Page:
The U.S. Department of Justice first targeted illegal trading on the NYSE in 1998, when it charged eight floor brokers and two executives of Oakford Corp.
SEC Passes “Trade-Through” Rule
Both issuers and investors, however, may face some turbulent times as the New York Stock Exchange makes a transition to a hybrid trading model.
Stephen Taub and Craig Schneider, CFO.com
April 08, 2005
The Securities and Exchange Commission voted 3-to-2 late yesterday to require that all investor trades be executed at the best price, even if stock markets must fill the order through a competitor.
SEC Chairman William Donaldson once again cast the deciding vote on an issue that was opposed by his two fellow Republican commissioners, according to published reports. “We’re attempting through new rules to protect the concept of best bid to be honored in the marketplace,” he said in an interview on the Fox News cable channel
The “trade-through” rule — part of Regulation National Market Structure (Reg NMS) — is a watered-down version of an SEC proposal from late last year and is widely deemed a victory for the New York Stock Exchange, which Donaldson once headed, according to The Wall Street Journal. The earlier version would have trivialized the role of the NYSE’s specialists, the paper noted. The floor-based trading specialists of the American Stock Exchange also already adhere to the rule
On the other hand, added the Journal, market pros deem the big losers to be electronic exchanges such as the Nasdaq Stock Market. The Nasdaq had hoped that the SEC would allow investors to trade on whichever market they chose, even if it didn’t offer the best price — for example, if investors were more concerned with speedy execution of their orders.
When the SEC considered revisions to the trade-through rule, according to The New York Times, it determined that investors should be able to bypass “slow markets,” even if those markets had better prices. In response, noted the paper, the NYSE announced that it would update its systems to enable automatic best-price execution — which then qualified the Big Board as a “fast market” that could not be sidestepped. Those NYSE changes are scheduled to take effect next spring, added the Times, when Reg NMS will begin to be phased in.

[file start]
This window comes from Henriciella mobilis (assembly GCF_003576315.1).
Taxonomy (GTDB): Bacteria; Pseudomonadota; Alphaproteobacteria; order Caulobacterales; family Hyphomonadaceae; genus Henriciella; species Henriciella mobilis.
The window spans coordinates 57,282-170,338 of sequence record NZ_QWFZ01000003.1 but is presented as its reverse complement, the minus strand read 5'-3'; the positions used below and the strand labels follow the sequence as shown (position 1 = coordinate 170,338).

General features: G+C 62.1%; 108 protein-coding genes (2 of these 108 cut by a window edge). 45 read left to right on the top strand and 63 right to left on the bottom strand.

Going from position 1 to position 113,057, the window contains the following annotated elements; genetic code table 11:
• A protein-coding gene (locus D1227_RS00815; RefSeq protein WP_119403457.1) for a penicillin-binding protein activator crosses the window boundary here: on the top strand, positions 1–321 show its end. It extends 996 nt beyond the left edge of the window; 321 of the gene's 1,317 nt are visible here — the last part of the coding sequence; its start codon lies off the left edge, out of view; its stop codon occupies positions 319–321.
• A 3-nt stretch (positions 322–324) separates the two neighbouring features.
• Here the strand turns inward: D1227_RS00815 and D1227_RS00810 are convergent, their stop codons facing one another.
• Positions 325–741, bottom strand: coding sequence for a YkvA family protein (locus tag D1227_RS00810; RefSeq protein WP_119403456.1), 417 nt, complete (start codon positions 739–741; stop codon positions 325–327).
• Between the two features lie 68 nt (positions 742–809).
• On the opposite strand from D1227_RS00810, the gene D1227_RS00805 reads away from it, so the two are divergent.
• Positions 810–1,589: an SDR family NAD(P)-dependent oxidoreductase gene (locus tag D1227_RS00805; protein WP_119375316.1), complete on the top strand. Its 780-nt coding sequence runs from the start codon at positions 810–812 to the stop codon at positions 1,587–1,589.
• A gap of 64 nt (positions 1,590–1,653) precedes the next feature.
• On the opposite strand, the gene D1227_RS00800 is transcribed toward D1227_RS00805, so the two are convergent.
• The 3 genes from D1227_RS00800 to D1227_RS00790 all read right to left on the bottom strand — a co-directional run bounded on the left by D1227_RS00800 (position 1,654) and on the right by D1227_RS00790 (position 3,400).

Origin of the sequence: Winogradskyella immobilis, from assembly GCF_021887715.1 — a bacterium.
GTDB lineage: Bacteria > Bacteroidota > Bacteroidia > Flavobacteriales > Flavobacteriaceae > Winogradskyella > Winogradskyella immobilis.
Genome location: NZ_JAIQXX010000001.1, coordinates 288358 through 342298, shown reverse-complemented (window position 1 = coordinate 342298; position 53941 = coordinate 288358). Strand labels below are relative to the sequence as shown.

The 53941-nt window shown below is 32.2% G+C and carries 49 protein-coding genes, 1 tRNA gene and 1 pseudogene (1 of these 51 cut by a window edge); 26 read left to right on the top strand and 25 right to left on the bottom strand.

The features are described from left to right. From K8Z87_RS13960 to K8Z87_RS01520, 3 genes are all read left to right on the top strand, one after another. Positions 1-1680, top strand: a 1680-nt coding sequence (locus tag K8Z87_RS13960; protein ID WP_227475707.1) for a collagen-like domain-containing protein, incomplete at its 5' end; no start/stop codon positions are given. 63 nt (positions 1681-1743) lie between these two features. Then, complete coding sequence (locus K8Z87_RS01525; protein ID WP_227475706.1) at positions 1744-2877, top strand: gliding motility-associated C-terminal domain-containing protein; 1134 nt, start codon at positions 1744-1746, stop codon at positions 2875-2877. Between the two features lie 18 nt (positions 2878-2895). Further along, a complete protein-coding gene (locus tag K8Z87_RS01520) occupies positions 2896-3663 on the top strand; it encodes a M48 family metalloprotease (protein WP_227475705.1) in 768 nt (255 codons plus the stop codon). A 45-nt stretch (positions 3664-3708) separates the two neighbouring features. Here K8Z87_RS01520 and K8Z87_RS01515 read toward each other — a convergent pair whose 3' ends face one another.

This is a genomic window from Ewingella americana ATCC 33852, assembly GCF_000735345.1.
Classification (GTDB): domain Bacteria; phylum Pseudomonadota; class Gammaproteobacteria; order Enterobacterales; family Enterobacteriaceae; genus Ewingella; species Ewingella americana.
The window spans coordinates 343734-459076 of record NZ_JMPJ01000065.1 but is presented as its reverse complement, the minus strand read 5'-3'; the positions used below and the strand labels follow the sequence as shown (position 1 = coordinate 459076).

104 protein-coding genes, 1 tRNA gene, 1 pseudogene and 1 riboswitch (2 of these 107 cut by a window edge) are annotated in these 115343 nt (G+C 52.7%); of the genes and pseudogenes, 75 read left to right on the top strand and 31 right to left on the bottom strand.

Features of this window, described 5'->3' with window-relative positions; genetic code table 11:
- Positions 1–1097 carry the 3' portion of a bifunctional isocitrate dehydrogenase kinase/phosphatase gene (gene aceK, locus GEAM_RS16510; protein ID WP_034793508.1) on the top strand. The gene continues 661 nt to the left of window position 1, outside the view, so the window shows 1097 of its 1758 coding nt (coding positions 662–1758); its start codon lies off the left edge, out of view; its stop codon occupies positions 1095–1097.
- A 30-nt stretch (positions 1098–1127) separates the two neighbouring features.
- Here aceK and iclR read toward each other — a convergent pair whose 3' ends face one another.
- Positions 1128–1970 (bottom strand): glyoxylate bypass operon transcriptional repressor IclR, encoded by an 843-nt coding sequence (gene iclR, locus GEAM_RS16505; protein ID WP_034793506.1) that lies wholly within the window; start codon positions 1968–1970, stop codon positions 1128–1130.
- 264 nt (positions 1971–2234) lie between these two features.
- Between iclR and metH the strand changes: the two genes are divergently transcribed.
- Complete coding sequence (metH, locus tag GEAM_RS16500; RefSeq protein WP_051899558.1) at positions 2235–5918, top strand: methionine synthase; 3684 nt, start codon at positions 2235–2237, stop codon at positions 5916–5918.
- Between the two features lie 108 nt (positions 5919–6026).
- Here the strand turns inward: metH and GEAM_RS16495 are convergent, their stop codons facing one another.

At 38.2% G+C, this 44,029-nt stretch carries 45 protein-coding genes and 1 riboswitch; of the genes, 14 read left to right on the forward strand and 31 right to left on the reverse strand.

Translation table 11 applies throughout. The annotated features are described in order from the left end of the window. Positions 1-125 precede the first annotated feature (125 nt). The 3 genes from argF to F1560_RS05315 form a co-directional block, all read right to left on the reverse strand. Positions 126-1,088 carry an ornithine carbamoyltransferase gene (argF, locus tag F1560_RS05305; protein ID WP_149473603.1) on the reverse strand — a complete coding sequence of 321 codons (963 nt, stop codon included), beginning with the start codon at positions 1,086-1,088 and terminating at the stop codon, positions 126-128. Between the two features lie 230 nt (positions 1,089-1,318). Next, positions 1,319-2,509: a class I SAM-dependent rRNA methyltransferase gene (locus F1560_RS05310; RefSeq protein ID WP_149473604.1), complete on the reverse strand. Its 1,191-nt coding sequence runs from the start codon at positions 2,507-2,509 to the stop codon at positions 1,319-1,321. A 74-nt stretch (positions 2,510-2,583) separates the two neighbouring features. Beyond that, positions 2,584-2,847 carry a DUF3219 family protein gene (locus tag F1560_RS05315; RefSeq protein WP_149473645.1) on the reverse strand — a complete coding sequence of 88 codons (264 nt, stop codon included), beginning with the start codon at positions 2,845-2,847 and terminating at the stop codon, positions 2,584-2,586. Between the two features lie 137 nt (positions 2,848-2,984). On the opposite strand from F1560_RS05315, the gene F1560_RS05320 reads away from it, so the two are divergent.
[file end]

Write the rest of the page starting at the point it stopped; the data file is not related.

In a December interview with CFO.com, Steve Braverman, managing director at consultancy Tahoe Advisors, said he believes that the NYSE will have a tricky balancing act as it makes a transition to a hybrid trading model. By his lights, if more orders begin to flow through NYSE’s electronic system — and specialists are restricted in how much they can trade for their own accounts — there’s a greater chance that those specialists could become disengaged.
In the near term, that could be risky for both issuers and investors. Braverman explained that if specialists’ earnings decrease as a result of structural changes in the market, they may lose the incentive to invest capital as often, allowing forces of supply and demand to drive stock prices more freely. “That will lead to more volatility,” he said, and potentially cause major investors to balk at taking positions for fear of moving the market too much without specialist support in times of market stress.
In a statement, Sen. Richard Shelby (R-Ala.), the chairman of the Senate Banking Committee, decried the 3-to-2 vote as a reinforcement of “what appears to be a disturbing trend of actions that have resulted in split decisions,” according to the Journal. Shelby added that “splits dilute the actions of the commission and undermine their authority to speak as a unified body.”
Donaldson’s two fellow Republican commissioners, Cynthia Glassman and Paul Atkins, were outspoken opponents of the new rule. Glassman called it a “massive regulatory intrusion into the operation of the markets that limits investor choice and impedes innovation and competition,” according to the newspaper.
This is the latest rule passed by the SEC on the support of the two Democratic commissioners, Harvey Goldschmid and Roel Campos, including new governance rules for mutual funds and the hedge fund registration requirement. Donaldson also supports the now-languishing proxy access rules, which are also opposed by the Glassman and Atkins.